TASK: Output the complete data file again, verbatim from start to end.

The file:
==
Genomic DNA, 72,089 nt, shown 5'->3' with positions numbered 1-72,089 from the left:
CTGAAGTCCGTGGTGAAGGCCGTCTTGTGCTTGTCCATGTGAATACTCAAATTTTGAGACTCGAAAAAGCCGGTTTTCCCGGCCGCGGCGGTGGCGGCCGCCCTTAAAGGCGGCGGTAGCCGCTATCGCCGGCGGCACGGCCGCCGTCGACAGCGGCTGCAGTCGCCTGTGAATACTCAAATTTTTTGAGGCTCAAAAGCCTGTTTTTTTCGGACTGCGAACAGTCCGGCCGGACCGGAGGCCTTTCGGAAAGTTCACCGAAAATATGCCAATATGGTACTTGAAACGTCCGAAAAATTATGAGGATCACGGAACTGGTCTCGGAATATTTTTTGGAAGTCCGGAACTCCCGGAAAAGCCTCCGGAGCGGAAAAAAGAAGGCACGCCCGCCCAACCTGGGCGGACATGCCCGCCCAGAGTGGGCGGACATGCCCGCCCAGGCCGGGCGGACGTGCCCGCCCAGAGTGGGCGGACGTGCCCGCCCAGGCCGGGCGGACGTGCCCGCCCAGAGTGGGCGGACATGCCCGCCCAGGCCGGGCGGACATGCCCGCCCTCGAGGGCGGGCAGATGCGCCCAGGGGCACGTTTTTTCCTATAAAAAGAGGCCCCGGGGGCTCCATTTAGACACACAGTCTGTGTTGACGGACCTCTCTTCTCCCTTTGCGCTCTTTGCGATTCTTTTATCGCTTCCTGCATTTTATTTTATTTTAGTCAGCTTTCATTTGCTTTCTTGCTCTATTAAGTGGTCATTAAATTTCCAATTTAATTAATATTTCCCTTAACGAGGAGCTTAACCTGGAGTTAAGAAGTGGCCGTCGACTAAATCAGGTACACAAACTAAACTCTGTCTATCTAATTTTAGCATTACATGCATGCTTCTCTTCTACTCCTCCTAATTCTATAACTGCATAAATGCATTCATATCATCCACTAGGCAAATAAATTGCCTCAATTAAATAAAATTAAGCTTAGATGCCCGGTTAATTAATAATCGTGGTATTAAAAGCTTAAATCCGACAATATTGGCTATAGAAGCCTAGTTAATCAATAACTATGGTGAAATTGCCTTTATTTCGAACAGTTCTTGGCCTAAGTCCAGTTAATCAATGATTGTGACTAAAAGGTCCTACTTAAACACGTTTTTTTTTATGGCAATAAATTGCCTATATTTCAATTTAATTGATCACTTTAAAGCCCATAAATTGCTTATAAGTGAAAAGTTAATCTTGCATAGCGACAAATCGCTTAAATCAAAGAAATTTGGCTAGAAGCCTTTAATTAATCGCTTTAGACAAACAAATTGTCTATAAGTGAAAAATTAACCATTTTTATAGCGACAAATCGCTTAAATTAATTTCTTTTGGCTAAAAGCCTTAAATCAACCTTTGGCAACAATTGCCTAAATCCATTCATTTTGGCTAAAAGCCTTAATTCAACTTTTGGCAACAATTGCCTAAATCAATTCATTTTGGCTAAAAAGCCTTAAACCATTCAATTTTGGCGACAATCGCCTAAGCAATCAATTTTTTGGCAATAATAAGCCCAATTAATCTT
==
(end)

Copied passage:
Genomic DNA, 72,089 nt, shown 5'->3' with positions numbered 1-72,089 from the left:
CTGAAGTCCGTGGTGAAGGCCGTCTTGTGCTTGTCCATGTGAATACTCAAATTTTGAGACTCGAAAAAGCCGGTTTTCCCGGCCGCGGCGGTGGCGGCCGCCCTTAAAGGCGGCGGTAGCCGCTATCGCCGGCGGCACGGCCGCCGTCGACAGCGGCTGCAGTCGCCTGTGAATACTCAAATTTTTTGAGGCTCAAAAGCCTGTTTTTTTCGGACTGCGAACAGTCCGGCCGGACCGGAGGCCTTTCGGAAAGTTCACCGAAAATATGCCAATATGGTACTTGAAACGTCCGAAAAATTATGAGGATCACGGAACTGGTCTCGGAATATTTTTTGGAAGTCCGGAACTCCCGGAAAAGCCTCCGGAGCGGAAAAAAGAAGGCACGCCCGCCCAACCTGGGCGGACATGCCCGCCCAGAGTGGGCGGACATGCCCGCCCAGGCCGGGCGGACGTGCCCGCCCAGAGTGGGCGGACGTGCCCGCCCAGGCCGGGCGGACGTGCCCGCCCAGAGTGGGCGGACATGCCCGCCCAGGCCGGGCGGACATGCCCGCCCTCGAGGGCGGGCAGATGCGCCCAGGGGCACGTTTTTTCCTATAAAAAGAGGCCCCGGGGGCTCCATTTAGACACACAGTCTGTGTTGACGGACCTCTCTTCTCCCTTTGCGCTCTTTGCGATTCTTTTATCGCTTCCTGCATTTTATTTTATTTTAGTCAGCTTTCATTTGCTTTCTTGCTCTATTAAGTGGTCATTAAATTTCCAATTTAATTAATATTTCCCTTAACGAGGAGCTTAACCTGGAGTTAAGAAGTGGCCGTCGACTAAATCAGGTACACAAACTAAACTCTGTCTATCTAATTTTAGCATTACATGCATGCTTCTCTTCTACTCCTCCTAATTCTATAACTGCATAAATGCATTCATATCATCCACTAGGCAAATAAATTGCCTCAATTAAATAAAATTAAGCTTAGATGCCCGGTTAATTAATAATCGTGGTATTAAAAGCTTAAATCCGACAATATTGGCTATAGAAGCCTAGTTAATCAATAACTATGGTGAAATTGCCTTTATTTCGAACAGTTCTTGGCCTAAGTCCAGTTAATCAATGATTGTGACTAAAAGGTCCTACTTAAACACGTTTTTTTTTATGGCAATAAATTGCCTATATTTCAATTTAATTGATCACTTTAAAGCCCATAAATTGCTTATAAGTGAAAAGTTAATCTTGCATAGCGACAAATCGCTTAAATCAAAGAAATTTGGCTAGAAGCCTTTAATTAATCGCTTTAGACAAACAAATTGTCTATAAGTGAAAAATTAACCATTTTTATAGCGACAAATCGCTTAAATTAATTTCTTTTGGCTAAAAGCCTTAAATCAACCTTTGGCAACAATTGCCTAAATCCATTCATTTTGGCTAAAAGCCTTAATTCAACTTTTGGCAACAATTGCCTAAATCAATTCATTTTGGCTAAAAAGCCTTAAACCATTCAATTTTGGCGACAATCGCCTAAGCAATCAATTTTTTGGCAATAATAAGCCCAATTAATCTT